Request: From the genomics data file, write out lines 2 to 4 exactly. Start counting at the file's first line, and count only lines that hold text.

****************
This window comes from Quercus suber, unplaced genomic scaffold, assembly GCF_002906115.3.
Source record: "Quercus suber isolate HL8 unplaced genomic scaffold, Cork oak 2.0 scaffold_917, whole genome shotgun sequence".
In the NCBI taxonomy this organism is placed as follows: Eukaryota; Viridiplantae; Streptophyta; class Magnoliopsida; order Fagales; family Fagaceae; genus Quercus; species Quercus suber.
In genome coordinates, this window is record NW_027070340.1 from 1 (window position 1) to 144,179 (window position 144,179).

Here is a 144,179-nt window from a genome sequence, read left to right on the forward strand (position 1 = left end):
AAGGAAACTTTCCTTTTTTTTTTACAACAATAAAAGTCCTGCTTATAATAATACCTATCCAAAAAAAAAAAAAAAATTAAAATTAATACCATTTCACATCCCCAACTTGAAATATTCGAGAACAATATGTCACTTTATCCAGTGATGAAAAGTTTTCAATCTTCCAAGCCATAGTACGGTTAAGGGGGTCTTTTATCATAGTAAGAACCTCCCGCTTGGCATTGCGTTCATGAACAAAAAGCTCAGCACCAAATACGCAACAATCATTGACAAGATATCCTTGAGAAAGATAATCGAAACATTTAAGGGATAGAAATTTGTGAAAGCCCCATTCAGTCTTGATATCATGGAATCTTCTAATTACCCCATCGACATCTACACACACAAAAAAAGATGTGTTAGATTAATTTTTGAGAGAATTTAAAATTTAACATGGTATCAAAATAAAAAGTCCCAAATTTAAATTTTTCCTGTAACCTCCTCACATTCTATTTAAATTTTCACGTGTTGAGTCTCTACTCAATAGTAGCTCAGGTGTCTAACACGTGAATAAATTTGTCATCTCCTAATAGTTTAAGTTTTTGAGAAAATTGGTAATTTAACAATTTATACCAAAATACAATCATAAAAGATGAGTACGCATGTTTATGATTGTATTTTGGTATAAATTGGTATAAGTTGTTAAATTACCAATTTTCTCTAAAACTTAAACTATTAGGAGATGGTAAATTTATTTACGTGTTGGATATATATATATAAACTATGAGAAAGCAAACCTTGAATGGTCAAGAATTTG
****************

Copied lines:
Source record: "Quercus suber isolate HL8 unplaced genomic scaffold, Cork oak 2.0 scaffold_917, whole genome shotgun sequence".
In the NCBI taxonomy this organism is placed as follows: Eukaryota; Viridiplantae; Streptophyta; class Magnoliopsida; order Fagales; family Fagaceae; genus Quercus; species Quercus suber.
In genome coordinates, this window is record NW_027070340.1 from 1 (window position 1) to 144,179 (window position 144,179).